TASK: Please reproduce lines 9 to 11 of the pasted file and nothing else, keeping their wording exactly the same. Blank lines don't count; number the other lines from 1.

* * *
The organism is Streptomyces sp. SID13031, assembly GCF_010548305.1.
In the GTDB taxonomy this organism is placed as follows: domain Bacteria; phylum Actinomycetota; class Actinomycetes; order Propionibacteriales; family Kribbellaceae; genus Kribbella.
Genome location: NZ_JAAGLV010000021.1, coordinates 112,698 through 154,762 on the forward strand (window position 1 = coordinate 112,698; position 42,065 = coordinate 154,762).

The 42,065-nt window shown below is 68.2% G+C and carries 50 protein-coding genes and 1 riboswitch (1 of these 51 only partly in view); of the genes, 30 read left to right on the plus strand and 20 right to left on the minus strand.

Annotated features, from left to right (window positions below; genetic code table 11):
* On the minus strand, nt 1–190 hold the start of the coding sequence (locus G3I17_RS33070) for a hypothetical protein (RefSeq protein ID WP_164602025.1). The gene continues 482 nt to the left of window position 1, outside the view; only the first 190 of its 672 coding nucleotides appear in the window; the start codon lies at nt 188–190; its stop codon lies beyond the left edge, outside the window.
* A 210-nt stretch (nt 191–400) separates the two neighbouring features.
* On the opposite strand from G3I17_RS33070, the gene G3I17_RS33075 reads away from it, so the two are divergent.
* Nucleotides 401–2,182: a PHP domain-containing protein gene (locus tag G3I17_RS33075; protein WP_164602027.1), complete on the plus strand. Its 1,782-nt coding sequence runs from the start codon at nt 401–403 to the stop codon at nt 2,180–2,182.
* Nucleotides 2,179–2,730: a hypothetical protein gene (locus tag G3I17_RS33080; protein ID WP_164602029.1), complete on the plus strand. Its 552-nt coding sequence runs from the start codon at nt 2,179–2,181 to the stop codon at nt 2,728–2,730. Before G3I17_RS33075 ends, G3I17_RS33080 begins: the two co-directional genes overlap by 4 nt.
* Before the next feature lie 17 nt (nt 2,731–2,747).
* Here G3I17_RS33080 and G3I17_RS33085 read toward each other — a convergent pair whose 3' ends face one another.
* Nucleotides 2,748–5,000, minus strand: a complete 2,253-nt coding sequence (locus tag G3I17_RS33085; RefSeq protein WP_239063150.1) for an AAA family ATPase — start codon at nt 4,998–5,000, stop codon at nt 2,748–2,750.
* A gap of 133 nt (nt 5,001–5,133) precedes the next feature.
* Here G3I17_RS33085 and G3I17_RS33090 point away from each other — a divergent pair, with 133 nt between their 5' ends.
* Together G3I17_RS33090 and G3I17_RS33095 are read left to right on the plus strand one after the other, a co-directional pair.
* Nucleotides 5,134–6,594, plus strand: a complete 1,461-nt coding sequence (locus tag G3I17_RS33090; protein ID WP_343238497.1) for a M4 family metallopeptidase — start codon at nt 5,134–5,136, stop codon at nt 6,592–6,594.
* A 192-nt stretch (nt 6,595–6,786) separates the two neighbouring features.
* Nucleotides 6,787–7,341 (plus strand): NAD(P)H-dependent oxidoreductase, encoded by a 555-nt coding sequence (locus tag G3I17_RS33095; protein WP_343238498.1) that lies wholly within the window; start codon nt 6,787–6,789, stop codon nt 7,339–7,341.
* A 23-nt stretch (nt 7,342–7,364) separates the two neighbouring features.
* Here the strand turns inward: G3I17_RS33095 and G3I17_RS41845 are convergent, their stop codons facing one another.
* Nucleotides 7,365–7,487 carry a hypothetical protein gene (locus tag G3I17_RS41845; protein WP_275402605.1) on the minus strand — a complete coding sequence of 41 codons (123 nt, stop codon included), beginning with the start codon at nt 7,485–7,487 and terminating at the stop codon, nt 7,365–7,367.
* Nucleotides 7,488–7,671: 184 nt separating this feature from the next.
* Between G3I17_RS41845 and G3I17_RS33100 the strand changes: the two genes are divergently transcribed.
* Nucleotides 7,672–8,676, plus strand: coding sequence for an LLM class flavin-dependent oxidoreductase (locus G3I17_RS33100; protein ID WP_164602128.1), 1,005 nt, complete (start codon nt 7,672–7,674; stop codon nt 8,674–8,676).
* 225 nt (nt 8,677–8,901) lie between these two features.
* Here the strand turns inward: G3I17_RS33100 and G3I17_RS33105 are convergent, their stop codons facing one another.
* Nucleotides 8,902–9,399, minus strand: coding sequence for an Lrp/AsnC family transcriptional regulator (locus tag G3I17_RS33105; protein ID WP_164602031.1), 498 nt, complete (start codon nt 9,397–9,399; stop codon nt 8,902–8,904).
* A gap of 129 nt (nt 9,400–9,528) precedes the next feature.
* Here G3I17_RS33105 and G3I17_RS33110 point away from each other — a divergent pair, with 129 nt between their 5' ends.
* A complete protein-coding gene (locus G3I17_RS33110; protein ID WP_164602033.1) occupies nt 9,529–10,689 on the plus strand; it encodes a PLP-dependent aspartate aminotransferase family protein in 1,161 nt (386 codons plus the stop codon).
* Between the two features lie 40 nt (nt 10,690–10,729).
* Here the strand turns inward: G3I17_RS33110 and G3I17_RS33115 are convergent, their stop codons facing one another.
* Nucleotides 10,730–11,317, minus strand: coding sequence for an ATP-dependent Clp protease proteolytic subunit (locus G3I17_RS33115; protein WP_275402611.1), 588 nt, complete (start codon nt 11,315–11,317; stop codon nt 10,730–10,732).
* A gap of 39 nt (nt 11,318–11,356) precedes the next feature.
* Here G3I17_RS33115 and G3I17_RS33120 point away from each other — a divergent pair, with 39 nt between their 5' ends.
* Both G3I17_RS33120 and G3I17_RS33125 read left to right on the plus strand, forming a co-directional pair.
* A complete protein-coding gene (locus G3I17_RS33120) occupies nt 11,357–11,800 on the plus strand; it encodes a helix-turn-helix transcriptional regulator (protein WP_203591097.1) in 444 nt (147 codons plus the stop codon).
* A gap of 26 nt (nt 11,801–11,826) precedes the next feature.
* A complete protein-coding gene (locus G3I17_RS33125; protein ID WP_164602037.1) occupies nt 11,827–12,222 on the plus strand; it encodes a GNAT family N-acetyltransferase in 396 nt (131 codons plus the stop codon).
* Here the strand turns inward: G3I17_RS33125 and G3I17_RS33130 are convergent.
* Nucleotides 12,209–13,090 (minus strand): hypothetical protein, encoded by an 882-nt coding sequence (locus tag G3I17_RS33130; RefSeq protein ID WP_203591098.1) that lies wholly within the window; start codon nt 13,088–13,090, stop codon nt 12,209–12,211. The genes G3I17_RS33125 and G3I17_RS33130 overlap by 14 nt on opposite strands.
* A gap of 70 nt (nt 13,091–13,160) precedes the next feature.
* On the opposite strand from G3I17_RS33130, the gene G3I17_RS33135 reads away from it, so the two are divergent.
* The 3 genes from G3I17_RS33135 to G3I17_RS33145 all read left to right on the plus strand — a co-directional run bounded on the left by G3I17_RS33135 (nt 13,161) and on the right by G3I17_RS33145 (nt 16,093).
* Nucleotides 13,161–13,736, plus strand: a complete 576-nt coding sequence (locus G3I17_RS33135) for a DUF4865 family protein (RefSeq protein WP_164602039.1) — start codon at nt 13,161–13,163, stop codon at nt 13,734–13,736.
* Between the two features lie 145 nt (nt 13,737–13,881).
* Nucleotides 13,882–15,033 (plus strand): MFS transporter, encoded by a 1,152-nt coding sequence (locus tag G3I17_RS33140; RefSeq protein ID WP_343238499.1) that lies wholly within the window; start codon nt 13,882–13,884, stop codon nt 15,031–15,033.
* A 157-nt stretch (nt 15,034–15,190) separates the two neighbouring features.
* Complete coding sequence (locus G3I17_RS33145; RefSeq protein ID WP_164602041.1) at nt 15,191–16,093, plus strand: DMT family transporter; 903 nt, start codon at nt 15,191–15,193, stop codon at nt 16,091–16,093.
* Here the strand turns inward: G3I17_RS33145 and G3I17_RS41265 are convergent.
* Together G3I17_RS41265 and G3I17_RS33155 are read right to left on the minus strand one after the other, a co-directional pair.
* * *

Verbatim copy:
* Nucleotides 401–2,182: a PHP domain-containing protein gene (locus tag G3I17_RS33075; protein WP_164602027.1), complete on the plus strand. Its 1,782-nt coding sequence runs from the start codon at nt 401–403 to the stop codon at nt 2,180–2,182.
* Nucleotides 2,179–2,730: a hypothetical protein gene (locus tag G3I17_RS33080; protein ID WP_164602029.1), complete on the plus strand. Its 552-nt coding sequence runs from the start codon at nt 2,179–2,181 to the stop codon at nt 2,728–2,730. Before G3I17_RS33075 ends, G3I17_RS33080 begins: the two co-directional genes overlap by 4 nt.
* Before the next feature lie 17 nt (nt 2,731–2,747).